Bolt a small safe box somewhere hidden in your rig so you’re not carrying large quantities of cash. Use your credit card whenever you can, to conserve your cash. Again, if you are subject to foreign transaction fees, call before you leave and negotiate with your bank. You can often have the fees waived.
I’m sure the author means “500 MB,” not 500 GB. If I had 500 GB/day I’d be watching “Gone With the Wind” in HD 😃!
When I’m in a country for more than a few days, I take my old trusty unlocked, jailbroken iPhone and simply purchase a local SIM card with prepaid data. That way there are no unpleasant surprises. I still carry my normal US phone, but I keep it turned off and check it once or twice a day since I have family who might need something. Otherwise, I use the local SIM to make calls and create a hotspot, when there is signal.
Mike Pelletier said:
Great post, thank you. We are at the early stages of planning for our Alaska RV trip, so this was helpful.
I do believe that your reference to mobile plans is 500MB and not GB. 500GB is half a Terabyte . I think that would be difficult to use a half Terabyte in a day. But the idea is spot on! Our plan was 50 mb per day with Verizon. We ate that in a heartbeat
Carol Andrews said:
We have driven to and from Alaska and never had any windshield damage. It helps to drive slow through the areas with gravel.
Dennis Schuh said:
You are very lucky. I had just crossed into Canada with my brand new rig when a vehicle stopped on the shoulder gunned it to get ahead of me and sprayed gravel everywhere. Stone chip at bottom of window grew to a large width-wide crack over a few days.
We’ve driven to Alaska seven times pulling a 32 foot trailer and have two spares for it and three spares for the truck. The one big advice I have is don’t miss an opportunity to fill up with fuel at every chance. When I got between half and three quarters full I start looking for a gas station. Many times one that was open one year is closed the next. Also I carry twenty extra gallons just in case they are out. Between Dawson BC and Tok Alaska always prepare for the worst. From Whitehorse to the Alaska border in the spring and early summer watch out for frost heaves as they can rip a trailer apart if traveling too fast.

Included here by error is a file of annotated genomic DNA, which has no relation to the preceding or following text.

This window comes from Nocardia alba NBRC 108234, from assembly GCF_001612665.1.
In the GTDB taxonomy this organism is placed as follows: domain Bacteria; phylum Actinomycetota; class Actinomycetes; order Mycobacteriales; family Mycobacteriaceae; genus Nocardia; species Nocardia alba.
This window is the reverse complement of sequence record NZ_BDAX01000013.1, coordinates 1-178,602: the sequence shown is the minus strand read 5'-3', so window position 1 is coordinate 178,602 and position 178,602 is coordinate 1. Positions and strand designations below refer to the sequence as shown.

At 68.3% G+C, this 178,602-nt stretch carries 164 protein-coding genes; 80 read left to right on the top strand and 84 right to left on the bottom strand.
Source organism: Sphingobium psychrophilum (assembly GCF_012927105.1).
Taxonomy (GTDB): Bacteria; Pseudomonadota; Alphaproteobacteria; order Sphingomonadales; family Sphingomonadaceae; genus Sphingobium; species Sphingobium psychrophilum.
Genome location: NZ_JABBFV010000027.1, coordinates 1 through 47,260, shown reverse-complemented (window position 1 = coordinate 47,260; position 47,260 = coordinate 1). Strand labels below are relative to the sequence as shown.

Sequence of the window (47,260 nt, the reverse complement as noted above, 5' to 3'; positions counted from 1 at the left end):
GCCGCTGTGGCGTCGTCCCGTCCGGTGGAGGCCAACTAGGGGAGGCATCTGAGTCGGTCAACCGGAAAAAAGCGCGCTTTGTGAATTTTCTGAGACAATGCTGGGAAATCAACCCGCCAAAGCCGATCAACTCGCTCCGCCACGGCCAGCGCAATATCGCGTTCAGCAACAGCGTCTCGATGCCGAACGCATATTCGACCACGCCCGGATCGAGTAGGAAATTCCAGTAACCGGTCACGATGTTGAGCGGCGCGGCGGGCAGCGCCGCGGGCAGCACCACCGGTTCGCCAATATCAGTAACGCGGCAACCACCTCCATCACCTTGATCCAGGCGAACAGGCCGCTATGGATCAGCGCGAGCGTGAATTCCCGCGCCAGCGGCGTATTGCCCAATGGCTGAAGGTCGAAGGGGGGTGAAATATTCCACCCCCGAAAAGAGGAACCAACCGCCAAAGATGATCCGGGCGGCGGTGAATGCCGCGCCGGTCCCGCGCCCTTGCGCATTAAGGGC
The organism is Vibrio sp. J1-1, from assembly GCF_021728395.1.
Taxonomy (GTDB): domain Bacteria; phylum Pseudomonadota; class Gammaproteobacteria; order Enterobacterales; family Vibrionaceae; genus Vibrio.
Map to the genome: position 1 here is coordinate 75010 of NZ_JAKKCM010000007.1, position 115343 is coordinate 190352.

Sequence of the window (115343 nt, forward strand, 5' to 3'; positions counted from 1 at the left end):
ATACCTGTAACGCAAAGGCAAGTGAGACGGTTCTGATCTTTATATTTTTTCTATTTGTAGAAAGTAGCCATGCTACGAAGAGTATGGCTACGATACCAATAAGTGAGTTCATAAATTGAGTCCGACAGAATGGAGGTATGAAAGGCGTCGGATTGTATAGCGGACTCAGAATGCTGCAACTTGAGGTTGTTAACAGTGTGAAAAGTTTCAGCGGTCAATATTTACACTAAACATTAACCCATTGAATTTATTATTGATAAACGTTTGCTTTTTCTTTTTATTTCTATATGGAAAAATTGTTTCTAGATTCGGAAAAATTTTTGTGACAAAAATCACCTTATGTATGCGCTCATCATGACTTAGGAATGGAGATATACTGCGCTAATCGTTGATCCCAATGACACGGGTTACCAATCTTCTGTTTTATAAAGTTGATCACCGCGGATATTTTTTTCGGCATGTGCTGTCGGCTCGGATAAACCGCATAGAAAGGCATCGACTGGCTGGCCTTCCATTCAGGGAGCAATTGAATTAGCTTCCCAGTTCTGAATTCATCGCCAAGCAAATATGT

Richard Schafer said:
Concur with getting cash from the ATM. Drove there in 2009 and planning to go again next year. Got a crack in windshield about 5 miles out of Dawson Creek, met a dump truck going fast and threw the rock. No other problems, watched road conditions and kept speed down. Most of frost heaves are marked by a flag along side the road. Best advice is to operate on top half of fuel tank and I also carried extra 10 gallon of fuel and never used it but it made a nice insurance policy. I agree that the adventure of getting there is really makes the trip. Use the Mile Post book as your guide for getting there, it is a valuable resource.